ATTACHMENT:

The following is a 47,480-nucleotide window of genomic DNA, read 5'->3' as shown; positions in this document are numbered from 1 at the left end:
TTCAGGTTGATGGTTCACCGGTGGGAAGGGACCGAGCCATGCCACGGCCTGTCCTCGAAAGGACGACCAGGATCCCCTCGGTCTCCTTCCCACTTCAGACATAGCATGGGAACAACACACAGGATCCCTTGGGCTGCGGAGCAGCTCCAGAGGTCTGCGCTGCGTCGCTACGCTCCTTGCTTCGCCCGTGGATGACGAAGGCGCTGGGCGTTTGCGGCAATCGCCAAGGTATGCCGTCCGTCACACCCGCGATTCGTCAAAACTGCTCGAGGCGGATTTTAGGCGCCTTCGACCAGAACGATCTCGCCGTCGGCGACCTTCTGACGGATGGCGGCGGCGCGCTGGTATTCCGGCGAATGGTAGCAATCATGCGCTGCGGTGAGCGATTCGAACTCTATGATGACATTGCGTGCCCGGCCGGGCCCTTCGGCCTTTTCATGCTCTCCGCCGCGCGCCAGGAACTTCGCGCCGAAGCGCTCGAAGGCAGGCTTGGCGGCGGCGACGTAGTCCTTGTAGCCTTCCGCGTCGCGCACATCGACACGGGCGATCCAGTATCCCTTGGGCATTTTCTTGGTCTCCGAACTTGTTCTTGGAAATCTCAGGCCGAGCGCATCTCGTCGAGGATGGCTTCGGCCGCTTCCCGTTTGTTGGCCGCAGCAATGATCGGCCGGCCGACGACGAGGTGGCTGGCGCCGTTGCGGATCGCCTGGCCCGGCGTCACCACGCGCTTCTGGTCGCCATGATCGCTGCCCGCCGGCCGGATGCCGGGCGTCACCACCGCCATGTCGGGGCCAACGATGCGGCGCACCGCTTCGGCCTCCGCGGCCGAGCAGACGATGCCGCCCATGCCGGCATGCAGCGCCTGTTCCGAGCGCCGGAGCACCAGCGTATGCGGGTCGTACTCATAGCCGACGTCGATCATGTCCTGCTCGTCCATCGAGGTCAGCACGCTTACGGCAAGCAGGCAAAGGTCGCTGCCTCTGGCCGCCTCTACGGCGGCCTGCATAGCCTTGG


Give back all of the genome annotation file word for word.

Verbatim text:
The following is a 47,480-nucleotide window of genomic DNA, read 5'->3' as shown; positions in this document are numbered from 1 at the left end:
TTCAGGTTGATGGTTCACCGGTGGGAAGGGACCGAGCCATGCCACGGCCTGTCCTCGAAAGGACGACCAGGATCCCCTCGGTCTCCTTCCCACTTCAGACATAGCATGGGAACAACACACAGGATCCCTTGGGCTGCGGAGCAGCTCCAGAGGTCTGCGCTGCGTCGCTACGCTCCTTGCTTCGCCCGTGGATGACGAAGGCGCTGGGCGTTTGCGGCAATCGCCAAGGTATGCCGTCCGTCACACCCGCGATTCGTCAAAACTGCTCGAGGCGGATTTTAGGCGCCTTCGACCAGAACGATCTCGCCGTCGGCGACCTTCTGACGGATGGCGGCGGCGCGCTGGTATTCCGGCGAATGGTAGCAATCATGCGCTGCGGTGAGCGATTCGAACTCTATGATGACATTGCGTGCCCGGCCGGGCCCTTCGGCCTTTTCATGCTCTCCGCCGCGCGCCAGGAACTTCGCGCCGAAGCGCTCGAAGGCAGGCTTGGCGGCGGCGACGTAGTCCTTGTAGCCTTCCGCGTCGCGCACATCGACACGGGCGATCCAGTATCCCTTGGGCATTTTCTTGGTCTCCGAACTTGTTCTTGGAAATCTCAGGCCGAGCGCATCTCGTCGAGGATGGCTTCGGCCGCTTCCCGTTTGTTGGCCGCAGCAATGATCGGCCGGCCGACGACGAGGTGGCTGGCGCCGTTGCGGATCGCCTGGCCCGGCGTCACCACGCGCTTCTGGTCGCCATGATCGCTGCCCGCCGGCCGGATGCCGGGCGTCACCACCGCCATGTCGGGGCCAACGATGCGGCGCACCGCTTCGGCCTCCGCGGCCGAGCAGACGATGCCGCCCATGCCGGCATGCAGCGCCTGTTCCGAGCGCCGGAGCACCAGCGTATGCGGGTCGTACTCATAGCCGACGTCGATCATGTCCTGCTCGTCCATCGAGGTCAGCACGCTTACGGCAAGCAGGCAAAGGTCGCTGCCTCTGGCCGCCTCTACGGCGGCCTGCATAGCCTTGG